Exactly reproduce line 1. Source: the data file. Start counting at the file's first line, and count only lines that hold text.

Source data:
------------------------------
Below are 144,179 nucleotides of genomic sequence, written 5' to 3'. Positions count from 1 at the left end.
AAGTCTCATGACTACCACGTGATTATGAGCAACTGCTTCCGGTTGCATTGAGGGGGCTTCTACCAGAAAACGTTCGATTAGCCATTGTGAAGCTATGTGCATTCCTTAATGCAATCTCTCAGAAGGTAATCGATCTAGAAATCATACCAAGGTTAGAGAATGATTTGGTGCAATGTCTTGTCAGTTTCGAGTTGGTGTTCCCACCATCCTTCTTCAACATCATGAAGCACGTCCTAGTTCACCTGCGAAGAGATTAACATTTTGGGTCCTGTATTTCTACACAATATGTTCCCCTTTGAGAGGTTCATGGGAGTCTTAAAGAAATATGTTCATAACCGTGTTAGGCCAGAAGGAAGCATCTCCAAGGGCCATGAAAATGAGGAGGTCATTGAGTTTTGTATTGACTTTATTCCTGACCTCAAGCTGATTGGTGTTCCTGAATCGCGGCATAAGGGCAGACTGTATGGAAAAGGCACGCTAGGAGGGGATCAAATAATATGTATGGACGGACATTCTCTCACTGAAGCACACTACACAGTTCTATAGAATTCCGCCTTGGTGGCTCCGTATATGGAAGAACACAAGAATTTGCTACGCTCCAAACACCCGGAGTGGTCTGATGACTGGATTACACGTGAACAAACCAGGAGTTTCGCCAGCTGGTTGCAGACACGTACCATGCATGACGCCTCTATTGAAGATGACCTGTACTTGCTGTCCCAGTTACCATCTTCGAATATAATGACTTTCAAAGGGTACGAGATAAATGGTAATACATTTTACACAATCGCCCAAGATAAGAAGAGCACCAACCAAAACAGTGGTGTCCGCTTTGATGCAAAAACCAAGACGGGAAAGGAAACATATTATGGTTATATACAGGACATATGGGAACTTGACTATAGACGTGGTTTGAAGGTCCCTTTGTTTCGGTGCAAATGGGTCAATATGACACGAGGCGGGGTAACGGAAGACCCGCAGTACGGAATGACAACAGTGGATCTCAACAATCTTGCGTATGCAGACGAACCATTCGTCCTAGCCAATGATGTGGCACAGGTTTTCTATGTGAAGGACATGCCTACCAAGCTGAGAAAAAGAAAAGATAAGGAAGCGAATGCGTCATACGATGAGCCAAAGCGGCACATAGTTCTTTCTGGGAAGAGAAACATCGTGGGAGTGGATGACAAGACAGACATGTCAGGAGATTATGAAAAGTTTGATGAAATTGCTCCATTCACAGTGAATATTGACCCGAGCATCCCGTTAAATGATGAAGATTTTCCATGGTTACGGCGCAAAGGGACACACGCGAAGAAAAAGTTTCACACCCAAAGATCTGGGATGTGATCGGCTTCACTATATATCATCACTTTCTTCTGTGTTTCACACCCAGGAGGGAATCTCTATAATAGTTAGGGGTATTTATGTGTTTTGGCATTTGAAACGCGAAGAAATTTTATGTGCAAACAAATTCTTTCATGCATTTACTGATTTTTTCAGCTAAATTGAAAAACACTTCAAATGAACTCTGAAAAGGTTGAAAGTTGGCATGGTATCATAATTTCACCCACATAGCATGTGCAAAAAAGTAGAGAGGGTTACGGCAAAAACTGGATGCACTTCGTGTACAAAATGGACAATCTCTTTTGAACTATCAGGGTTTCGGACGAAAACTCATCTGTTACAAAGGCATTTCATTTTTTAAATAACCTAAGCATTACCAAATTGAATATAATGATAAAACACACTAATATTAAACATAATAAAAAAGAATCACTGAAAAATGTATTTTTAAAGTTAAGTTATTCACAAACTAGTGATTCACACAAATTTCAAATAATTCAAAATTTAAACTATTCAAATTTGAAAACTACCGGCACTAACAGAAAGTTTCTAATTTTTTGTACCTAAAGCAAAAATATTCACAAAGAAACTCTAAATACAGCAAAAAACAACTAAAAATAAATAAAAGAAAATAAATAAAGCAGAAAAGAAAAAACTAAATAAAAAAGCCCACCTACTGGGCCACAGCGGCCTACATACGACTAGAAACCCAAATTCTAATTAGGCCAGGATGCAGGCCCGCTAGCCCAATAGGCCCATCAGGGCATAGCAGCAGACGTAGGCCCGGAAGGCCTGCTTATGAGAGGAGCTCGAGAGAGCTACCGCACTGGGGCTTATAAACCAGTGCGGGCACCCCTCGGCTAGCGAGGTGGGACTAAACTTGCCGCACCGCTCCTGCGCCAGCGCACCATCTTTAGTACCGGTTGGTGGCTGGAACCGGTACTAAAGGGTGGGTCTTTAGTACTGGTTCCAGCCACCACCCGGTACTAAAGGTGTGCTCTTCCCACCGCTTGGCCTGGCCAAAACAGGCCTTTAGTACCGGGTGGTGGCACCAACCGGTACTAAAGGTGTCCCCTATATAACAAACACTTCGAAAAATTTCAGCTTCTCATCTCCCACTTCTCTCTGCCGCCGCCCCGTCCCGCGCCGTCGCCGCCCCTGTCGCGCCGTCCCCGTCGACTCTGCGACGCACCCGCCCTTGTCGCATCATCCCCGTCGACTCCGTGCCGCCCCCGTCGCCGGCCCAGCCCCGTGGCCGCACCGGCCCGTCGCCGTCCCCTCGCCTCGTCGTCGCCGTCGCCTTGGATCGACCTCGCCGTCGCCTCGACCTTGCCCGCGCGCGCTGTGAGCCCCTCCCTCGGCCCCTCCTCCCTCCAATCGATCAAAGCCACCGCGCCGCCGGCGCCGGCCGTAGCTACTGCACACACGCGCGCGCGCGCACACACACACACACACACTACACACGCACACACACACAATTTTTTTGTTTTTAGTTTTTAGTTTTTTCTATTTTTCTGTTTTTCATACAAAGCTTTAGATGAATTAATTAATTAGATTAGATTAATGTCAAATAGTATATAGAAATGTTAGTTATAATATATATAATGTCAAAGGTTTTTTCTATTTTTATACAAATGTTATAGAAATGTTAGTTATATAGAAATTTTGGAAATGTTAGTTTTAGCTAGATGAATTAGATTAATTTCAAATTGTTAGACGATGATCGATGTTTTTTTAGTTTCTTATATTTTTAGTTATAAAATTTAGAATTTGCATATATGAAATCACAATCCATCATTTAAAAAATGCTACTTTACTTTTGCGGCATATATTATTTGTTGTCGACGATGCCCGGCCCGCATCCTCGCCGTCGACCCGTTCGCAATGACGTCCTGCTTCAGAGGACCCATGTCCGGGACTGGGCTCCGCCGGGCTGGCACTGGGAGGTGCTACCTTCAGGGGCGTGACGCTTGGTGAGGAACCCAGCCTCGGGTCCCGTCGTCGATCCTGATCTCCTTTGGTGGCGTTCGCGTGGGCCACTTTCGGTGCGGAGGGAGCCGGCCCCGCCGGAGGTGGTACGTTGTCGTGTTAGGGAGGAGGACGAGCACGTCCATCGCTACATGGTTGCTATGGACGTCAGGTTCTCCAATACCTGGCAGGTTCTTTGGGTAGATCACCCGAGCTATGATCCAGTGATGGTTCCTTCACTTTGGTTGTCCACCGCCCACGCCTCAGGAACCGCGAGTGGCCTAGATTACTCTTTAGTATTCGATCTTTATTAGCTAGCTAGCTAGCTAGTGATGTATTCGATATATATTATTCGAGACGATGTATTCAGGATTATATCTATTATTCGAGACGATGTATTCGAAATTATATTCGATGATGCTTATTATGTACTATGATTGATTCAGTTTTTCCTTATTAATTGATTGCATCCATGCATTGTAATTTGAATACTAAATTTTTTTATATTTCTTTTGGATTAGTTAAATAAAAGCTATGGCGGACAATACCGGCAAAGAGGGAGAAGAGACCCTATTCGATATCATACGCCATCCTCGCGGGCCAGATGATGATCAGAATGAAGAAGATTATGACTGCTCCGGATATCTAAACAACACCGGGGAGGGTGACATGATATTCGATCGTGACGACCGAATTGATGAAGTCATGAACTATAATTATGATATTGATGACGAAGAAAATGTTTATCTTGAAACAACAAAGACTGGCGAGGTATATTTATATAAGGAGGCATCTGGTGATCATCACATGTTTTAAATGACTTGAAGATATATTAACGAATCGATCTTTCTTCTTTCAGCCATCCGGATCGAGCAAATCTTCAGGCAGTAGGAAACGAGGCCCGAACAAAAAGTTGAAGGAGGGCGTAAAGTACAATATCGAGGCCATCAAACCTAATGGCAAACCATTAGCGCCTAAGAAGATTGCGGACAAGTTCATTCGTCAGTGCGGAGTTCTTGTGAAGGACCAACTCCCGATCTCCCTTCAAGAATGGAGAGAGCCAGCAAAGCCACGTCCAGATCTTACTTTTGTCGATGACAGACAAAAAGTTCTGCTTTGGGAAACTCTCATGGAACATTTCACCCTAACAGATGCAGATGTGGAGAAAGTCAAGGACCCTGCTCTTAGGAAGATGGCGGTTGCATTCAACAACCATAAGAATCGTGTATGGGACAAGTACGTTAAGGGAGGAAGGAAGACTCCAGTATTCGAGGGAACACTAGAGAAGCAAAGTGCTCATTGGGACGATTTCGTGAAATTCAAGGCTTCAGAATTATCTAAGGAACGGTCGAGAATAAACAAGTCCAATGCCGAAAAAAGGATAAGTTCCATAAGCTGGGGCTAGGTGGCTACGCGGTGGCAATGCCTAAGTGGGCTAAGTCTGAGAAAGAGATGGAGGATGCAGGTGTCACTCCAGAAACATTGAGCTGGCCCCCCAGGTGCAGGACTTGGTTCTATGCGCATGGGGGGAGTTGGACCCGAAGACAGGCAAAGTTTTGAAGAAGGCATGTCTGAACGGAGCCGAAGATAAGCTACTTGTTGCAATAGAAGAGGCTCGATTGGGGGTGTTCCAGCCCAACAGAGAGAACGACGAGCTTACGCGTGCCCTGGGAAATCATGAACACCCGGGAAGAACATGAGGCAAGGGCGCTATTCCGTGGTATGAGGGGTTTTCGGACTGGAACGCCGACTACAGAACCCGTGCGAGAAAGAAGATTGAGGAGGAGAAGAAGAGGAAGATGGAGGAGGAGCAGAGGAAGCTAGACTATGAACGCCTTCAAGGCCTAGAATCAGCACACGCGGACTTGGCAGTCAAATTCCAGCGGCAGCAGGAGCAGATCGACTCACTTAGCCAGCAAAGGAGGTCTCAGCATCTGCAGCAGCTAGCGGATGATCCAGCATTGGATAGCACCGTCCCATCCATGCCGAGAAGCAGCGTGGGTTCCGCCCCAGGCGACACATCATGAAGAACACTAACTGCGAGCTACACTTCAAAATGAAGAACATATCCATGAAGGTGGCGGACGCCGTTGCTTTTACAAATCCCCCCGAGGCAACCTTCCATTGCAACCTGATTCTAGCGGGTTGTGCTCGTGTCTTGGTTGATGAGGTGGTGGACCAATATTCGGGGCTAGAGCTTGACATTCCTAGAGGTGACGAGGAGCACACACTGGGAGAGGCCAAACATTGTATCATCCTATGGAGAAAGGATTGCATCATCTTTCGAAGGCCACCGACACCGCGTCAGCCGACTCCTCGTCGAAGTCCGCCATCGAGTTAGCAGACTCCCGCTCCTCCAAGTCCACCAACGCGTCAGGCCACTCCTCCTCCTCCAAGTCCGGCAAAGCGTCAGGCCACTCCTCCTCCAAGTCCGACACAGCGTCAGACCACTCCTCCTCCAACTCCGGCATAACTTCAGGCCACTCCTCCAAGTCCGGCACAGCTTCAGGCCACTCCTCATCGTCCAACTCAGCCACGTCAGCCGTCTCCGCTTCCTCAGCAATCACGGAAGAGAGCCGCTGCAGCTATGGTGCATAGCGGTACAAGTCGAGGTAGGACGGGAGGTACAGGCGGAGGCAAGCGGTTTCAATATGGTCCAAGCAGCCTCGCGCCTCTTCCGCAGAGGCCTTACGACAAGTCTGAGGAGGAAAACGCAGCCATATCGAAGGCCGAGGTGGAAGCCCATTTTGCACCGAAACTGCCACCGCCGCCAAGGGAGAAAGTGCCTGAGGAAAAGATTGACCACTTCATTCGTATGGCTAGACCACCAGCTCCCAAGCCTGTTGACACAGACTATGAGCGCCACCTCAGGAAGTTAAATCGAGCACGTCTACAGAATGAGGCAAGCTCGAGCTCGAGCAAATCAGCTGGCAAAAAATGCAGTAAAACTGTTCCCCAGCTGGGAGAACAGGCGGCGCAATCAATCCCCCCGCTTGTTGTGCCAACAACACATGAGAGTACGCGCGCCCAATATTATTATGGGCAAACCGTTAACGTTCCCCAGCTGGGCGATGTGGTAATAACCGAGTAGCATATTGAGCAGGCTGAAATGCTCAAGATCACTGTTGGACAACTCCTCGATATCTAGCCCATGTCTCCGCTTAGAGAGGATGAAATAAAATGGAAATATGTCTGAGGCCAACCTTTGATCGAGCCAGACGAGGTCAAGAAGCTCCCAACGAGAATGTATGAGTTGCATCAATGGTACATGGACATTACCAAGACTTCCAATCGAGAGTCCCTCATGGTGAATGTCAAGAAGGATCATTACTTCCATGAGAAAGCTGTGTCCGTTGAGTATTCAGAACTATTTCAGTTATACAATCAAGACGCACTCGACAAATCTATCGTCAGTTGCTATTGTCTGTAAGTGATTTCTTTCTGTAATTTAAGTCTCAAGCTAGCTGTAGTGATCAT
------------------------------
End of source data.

Below are 144,179 nucleotides of genomic sequence, written 5' to 3'. Positions count from 1 at the left end.